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Foresters, 5 Church Street, Harwich. As with any old building there are some questions about the origins of the Foresters Arms but it was almost certainly built as a house around 1450.

It is two storeys with attics and a long wall jetty (overhanging first storey) to the Church Street frontage. There is a two/single storey extension to the rear that was probably added when the building was a pub. The timber frame creates four bays and is largely constructed out of elm with the left hand bays forming large chambers on the ground and first floors.

One explanation for the longevity of the building is the use of the “special” elm wood from nearby Dovercourt (after which the area “Crooked Elms” is named).

Foresters, 5 Church Street

In the early 19th Century the house became a pub and although it was called the Foresters Arms it was known locally as the Drum and Monkey. The precise reasons for the nickname are a little uncertain but there was definitely a monkey and a drum involved. One story says that the monkey had been trained to bang a drum to warn the licensee when a customer came in and another story has the monkey taking the drum around to collect fines for bad language – both stories could easily be true.

The pub was run by the same family for over 60 years – Daniel Barwood arrived with his family in Harwich in 1877 and ran the pub until his death in 1913 when his wife Harriet took over and ran it until 1923 when her son Frederick took over and ran the pub until it closed.

The inn is reputed to be 500 years old, and is included in the list of ancient Harwich buildings. The building is estimated to have been built in the 15th century, but Mrs Winifred Cooper thought the oldest part probably dates from the early 16th century. Unfortunately. The old deeds which went back to the time the inn was erected, were destroyed during the war when they were housed in the Chancery-lane safe deposit, which was bombed in 1941.

The Luftwaffe effectively closed the pub in 1941 when it was badly damaged by incendiary devices during a bombing raid. The story goes that although it was uninhabited it was still furnished and Fred Barwood retained the keys so he could visit each day. When he passed away his daughter was offered the pub by the owners Ind Coope but she declined the offer and it was sold on with restrictive covenants meaning it could not reopen as a pub.

Mrs. Cooper first became interested in the building in 1946, but discovered that it was still licenced, and decided it was of no use to her. Every time she went to Harwich she looked at the inn, and became more and more intrigued with the idea of living there. It was not until July, 1951, that she finally became the owner.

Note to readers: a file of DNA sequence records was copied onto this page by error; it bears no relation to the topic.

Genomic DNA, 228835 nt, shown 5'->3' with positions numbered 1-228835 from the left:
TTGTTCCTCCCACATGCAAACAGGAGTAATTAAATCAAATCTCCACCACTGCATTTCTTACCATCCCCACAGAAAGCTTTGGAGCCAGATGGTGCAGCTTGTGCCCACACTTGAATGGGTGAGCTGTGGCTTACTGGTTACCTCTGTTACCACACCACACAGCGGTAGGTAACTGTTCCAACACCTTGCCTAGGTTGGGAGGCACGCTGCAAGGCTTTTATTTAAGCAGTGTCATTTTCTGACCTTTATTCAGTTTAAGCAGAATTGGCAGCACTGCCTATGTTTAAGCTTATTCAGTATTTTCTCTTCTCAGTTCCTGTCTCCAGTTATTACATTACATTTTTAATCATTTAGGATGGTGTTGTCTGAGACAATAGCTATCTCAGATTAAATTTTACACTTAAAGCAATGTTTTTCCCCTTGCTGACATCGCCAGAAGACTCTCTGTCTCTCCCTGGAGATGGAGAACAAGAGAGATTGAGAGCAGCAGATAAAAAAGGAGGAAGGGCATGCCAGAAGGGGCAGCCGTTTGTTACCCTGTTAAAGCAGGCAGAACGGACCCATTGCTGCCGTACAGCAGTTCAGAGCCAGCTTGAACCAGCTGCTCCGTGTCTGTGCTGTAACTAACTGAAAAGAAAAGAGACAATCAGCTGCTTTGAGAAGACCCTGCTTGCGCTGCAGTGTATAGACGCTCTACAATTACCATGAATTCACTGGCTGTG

It was soon apparent that quite a number of alterations were required. The wooden floors were laid straight down on to the earth, and it was decided that concrete would have to be substituted. Some of the oldest Harwich residents claim that a smugglers’ tunnel formerly led out from the cellars, but it was bricked up years ago.

Low Ceilings 

The two rooms facing on to Church-street were both bar rooms, one the public bar, and the other known as the snuggery.

These were the only two ground floor rooms in the original dwelling house, and the dining rooms and kitchen lying behind the snuggery appear to have been added at a later date. The dining-room which was used as a bar parlour before the inn was closed, has a very low ceiling.

The room above, is to have its ceiling raised by two feet, and will become a bathroom.

The snuggery is to become the hall, and this will necessitate moving doors and sealing up door ways.

Upstairs there are two low ceilinged attic rooms, a large and small bedroom. No major alterations are required there, but the part of the upper floor overhanging the street will have to be rectified.

Winifred Cooper who lovingly restored the building and lived in it for 46 years, bequeathed the building to the Harwich Society – the organisation of which she was president, she will not be easily replaced but she will never be forgotten as long as the Harwich Society Exists.

Foresters, Church Street, Harwich

Today Foresters is the Headquarters of the Harwich Society.

The Harwich Society holds an immense amount of books, pictures, articles and artefacts covering the history of Harwich, Dovercourt and
surrounding areas including collections donated to us from all over the world for safe keeping.

Our catalogues cover many centuries reflecting the enormous and varied history of the area ranging from the original secret documents issued giving instructions for the surrender of the U-Boats in Harwich Harbour to a hand written book from Cann’s boatyard showing explicit materials required for individual craft!

As well as the preservation of ages past the Society also maintains a close eye on future developments such as planning applications to ensure that they are in keeping with the area and Highlight shows such reports which is a very useful advance notice of future happenings as well as inviting residents to submit their thoughts direct to the Council involved.

As a non-profit making charity, we are proud to act as guardians of this valuable information which is often used to

– provide research material including to various TV channels and film makers.
– respond to the many and varied written queries received
– exhibit to all visitors via Open Days and are always warmly welcomed

The Harwich Society is always pleased to receive more material for the collection and should you wish to donate items or to discuss please contact

Nigel Mowle
Research Team Leader